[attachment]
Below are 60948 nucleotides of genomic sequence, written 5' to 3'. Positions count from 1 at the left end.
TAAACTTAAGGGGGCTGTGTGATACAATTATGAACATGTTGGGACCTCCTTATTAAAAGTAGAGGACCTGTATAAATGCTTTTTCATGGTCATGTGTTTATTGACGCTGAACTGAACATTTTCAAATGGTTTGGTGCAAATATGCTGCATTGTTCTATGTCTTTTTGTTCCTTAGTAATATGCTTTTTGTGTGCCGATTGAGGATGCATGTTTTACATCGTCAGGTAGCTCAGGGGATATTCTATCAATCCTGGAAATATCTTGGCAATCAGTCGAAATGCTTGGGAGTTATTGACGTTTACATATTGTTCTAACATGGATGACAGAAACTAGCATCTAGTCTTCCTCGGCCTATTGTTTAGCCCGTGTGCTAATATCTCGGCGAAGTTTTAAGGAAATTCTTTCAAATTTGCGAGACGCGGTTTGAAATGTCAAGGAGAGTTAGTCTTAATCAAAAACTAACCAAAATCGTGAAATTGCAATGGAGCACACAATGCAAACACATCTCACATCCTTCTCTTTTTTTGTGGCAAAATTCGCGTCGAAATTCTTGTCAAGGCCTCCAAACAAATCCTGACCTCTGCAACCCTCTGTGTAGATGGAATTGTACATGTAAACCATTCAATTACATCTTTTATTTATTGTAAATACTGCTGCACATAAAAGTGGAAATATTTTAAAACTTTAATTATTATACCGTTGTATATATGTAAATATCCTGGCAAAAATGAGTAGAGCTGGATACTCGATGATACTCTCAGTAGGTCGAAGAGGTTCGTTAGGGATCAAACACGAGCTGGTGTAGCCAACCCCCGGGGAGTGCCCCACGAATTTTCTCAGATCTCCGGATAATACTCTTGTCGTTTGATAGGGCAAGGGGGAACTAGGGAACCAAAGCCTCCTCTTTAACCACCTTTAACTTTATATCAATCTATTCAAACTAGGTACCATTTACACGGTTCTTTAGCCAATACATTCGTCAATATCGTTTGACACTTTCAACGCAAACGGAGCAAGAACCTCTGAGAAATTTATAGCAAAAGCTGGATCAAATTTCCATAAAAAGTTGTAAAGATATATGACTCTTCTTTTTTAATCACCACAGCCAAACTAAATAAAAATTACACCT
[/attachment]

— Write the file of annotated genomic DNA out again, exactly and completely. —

Below are 60948 nucleotides of genomic sequence, written 5' to 3'. Positions count from 1 at the left end.
TAAACTTAAGGGGGCTGTGTGATACAATTATGAACATGTTGGGACCTCCTTATTAAAAGTAGAGGACCTGTATAAATGCTTTTTCATGGTCATGTGTTTATTGACGCTGAACTGAACATTTTCAAATGGTTTGGTGCAAATATGCTGCATTGTTCTATGTCTTTTTGTTCCTTAGTAATATGCTTTTTGTGTGCCGATTGAGGATGCATGTTTTACATCGTCAGGTAGCTCAGGGGATATTCTATCAATCCTGGAAATATCTTGGCAATCAGTCGAAATGCTTGGGAGTTATTGACGTTTACATATTGTTCTAACATGGATGACAGAAACTAGCATCTAGTCTTCCTCGGCCTATTGTTTAGCCCGTGTGCTAATATCTCGGCGAAGTTTTAAGGAAATTCTTTCAAATTTGCGAGACGCGGTTTGAAATGTCAAGGAGAGTTAGTCTTAATCAAAAACTAACCAAAATCGTGAAATTGCAATGGAGCACACAATGCAAACACATCTCACATCCTTCTCTTTTTTTGTGGCAAAATTCGCGTCGAAATTCTTGTCAAGGCCTCCAAACAAATCCTGACCTCTGCAACCCTCTGTGTAGATGGAATTGTACATGTAAACCATTCAATTACATCTTTTATTTATTGTAAATACTGCTGCACATAAAAGTGGAAATATTTTAAAACTTTAATTATTATACCGTTGTATATATGTAAATATCCTGGCAAAAATGAGTAGAGCTGGATACTCGATGATACTCTCAGTAGGTCGAAGAGGTTCGTTAGGGATCAAACACGAGCTGGTGTAGCCAACCCCCGGGGAGTGCCCCACGAATTTTCTCAGATCTCCGGATAATACTCTTGTCGTTTGATAGGGCAAGGGGGAACTAGGGAACCAAAGCCTCCTCTTTAACCACCTTTAACTTTATATCAATCTATTCAAACTAGGTACCATTTACACGGTTCTTTAGCCAATACATTCGTCAATATCGTTTGACACTTTCAACGCAAACGGAGCAAGAACCTCTGAGAAATTTATAGCAAAAGCTGGATCAAATTTCCATAAAAAGTTGTAAAGATATATGACTCTTCTTTTTTAATCACCACAGCCAAACTAAATAAAAATTACACCT